Are You Likable? Hint: It Impacts Your Job Search
Do you ever feel like landing the right job is like trying to find a needle in a haystack? Sure, the job you have brings in a paycheck, but is it the one you want? Ideally, you want to match yourself to a position with a company where you can succeed and be happy. That being said, when job hunting, it's important to keep in mind employers are also searching, hoping to find people who will be a good organizational fit—they're looking for a needle too.
Sure, they'll be checking out your work experience, employment history, and education, but they'll be gauging your soft skills too. This includes your likability, which can make or break your chances of getting the job. Employers try to ascertain just how likable you in various ways, including how you present yourself in the interview process, what references have to say and what people post about you online.
During The Interview Process
Realistically, employers are going to form thoughts about you the first time they interact with you, and they solidify their opinion during the interview process. Did conversations flow naturally or were the meetings awkward? Were there good vibes?
If you're worried about being too reserved, don't pretend to be an extrovert—it'll likely drag down your likability level if you aren't being genuine. Just be yourself. According to David Jensen, a writer and speaker on career issues, introverts who express interest and ask questions are often viewed as likable candidates. Even if you're introverted, your likability will shine through your mannerisms, politeness and other like attributes.
Bottom line, how you engage, such as the questions you ask and going beyond simple "yes" or "no" answers to engage interesting small talk will affect your level of likability, along with your body language, eye contact, and other social cues. Remember, first impressions matter, a lot.
What Do Your References Say?
If you have fantastic skills, anyone asked will likely be honest and forthcoming with this information, however, how will your references actually talk about you? Did you develop strong relationships at previous workplaces, and will people have glowing things to say beyond your work habits and experience? Or did you not participate, engage or get along with your bosses and colleagues? If it's the latter, chances are these past interactions will result in a "just the facts ma'am" attitude when asked about you. Hiring managers will hear the level of enthusiasm people have when they speak of you, so think about your professional relationships. If you're likable, an employer can usually gauge your authenticity when asking others about you.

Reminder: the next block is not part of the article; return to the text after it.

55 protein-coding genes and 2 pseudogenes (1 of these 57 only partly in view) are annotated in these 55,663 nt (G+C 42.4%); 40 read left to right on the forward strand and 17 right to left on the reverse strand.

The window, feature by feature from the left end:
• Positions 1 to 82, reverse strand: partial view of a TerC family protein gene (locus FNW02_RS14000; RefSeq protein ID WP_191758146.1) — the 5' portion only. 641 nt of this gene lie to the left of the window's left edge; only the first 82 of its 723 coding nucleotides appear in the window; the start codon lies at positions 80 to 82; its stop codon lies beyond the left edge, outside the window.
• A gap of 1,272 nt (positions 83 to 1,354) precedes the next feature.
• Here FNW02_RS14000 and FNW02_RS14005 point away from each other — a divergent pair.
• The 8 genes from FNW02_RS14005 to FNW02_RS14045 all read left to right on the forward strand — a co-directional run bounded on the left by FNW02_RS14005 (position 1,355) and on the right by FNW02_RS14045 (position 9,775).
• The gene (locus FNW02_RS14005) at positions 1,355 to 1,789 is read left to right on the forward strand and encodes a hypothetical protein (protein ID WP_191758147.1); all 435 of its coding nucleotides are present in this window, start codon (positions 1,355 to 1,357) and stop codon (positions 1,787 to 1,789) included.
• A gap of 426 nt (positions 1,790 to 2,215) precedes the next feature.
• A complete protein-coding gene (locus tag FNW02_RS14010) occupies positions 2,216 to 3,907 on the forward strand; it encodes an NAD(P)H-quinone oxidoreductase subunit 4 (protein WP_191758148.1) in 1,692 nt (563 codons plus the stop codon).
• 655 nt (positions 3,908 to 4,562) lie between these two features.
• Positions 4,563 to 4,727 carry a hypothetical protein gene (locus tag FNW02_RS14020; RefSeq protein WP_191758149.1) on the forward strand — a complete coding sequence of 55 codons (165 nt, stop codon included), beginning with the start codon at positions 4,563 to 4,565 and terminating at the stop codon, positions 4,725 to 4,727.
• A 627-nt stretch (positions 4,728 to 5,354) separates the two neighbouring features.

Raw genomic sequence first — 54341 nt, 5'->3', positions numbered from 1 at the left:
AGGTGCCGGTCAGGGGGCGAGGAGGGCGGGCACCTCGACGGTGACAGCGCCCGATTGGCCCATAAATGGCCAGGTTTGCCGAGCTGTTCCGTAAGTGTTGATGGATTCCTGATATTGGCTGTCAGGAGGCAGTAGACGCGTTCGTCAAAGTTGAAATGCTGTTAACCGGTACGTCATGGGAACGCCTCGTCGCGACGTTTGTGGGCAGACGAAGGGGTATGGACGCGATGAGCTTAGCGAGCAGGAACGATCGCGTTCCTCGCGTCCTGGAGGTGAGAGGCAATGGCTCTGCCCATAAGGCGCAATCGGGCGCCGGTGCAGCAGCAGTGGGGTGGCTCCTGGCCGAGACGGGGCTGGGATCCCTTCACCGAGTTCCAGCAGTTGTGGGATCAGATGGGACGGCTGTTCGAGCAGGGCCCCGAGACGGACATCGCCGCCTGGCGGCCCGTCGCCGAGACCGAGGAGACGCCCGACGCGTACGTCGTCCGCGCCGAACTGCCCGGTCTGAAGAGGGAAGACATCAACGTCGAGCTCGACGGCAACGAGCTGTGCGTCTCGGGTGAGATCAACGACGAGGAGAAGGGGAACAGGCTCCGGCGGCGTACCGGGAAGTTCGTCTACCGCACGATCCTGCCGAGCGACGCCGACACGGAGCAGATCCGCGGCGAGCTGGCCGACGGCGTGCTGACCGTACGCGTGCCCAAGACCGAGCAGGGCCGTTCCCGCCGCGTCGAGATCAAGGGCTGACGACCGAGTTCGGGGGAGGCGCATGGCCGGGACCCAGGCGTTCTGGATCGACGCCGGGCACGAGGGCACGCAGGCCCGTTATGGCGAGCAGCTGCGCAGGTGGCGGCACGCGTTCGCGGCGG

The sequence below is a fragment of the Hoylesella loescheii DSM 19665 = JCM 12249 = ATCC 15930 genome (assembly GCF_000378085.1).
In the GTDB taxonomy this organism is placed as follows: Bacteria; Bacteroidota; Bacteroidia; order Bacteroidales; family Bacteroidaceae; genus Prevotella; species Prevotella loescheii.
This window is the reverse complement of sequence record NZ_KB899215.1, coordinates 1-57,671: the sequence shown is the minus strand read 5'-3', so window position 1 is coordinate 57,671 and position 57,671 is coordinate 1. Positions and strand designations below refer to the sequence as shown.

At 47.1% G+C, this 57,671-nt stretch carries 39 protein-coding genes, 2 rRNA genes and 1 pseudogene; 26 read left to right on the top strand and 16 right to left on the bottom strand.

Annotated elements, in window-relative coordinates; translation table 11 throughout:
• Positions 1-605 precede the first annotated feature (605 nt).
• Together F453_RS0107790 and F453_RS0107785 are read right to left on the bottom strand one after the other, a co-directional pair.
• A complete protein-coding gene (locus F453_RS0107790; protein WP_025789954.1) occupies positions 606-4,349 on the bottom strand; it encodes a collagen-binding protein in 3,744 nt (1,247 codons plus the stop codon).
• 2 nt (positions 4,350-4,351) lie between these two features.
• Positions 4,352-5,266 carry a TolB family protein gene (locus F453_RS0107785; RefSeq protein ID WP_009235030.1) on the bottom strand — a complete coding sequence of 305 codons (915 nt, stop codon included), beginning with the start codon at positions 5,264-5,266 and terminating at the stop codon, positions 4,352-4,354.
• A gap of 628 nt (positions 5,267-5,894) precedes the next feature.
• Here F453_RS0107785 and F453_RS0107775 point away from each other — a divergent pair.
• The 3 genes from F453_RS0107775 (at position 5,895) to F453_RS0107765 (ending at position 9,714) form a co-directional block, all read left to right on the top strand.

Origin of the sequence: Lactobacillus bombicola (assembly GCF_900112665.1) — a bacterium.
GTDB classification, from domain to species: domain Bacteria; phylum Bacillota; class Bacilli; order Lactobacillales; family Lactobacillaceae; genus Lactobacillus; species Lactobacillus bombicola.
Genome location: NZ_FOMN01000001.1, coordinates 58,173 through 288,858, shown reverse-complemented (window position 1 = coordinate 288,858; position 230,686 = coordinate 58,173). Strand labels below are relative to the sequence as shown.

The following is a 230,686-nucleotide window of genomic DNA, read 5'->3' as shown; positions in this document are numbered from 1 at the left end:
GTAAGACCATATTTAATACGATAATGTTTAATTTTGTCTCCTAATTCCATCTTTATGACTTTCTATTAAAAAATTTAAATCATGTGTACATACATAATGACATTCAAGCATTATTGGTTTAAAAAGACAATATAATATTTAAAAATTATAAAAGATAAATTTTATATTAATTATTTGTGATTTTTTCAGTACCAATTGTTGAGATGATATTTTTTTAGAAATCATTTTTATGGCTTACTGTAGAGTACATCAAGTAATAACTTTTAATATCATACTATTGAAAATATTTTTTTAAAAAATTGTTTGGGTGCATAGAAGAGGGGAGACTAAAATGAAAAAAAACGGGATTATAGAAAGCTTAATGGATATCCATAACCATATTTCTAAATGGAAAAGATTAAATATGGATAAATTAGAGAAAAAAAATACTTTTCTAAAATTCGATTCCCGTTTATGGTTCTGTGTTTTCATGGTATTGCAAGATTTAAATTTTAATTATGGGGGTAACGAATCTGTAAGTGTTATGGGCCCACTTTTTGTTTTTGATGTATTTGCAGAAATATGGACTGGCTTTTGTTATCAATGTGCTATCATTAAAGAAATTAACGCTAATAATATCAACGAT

What Do Your Social Networks Look Like?
During the hiring process employers also tend to consider your online reputation. It's been well documented: a growing number of employers routinely visit social networks to find out more about people they're considering hiring. Recent statistics suggest more than 70 percent of employers visit social networks and 37 percent of those specifically look to see what other people are writing about the candidate. You can be sure hiring managers will be checking social media and probably talking to people in your industry circles too; after all, you never know who knows who in any given professional community.
The main thing is to be yourself during the job search process. Focus on being genuine, don't manipulate details about yourself or say what you think employers want to hear. In the end, they'll see the difference. Don't get worked up before an interview and try to be someone you're not—in the long-run it will affect what a hiring manager thinks of you.
Oh, and if you do land the interview, remember to always follow up with a thank-you note. It's often the little things that affect your likability and could determine whether or not you get the job.
Fun fact: Between self-promotion and likability, the latter usually gets the better chance of being hired.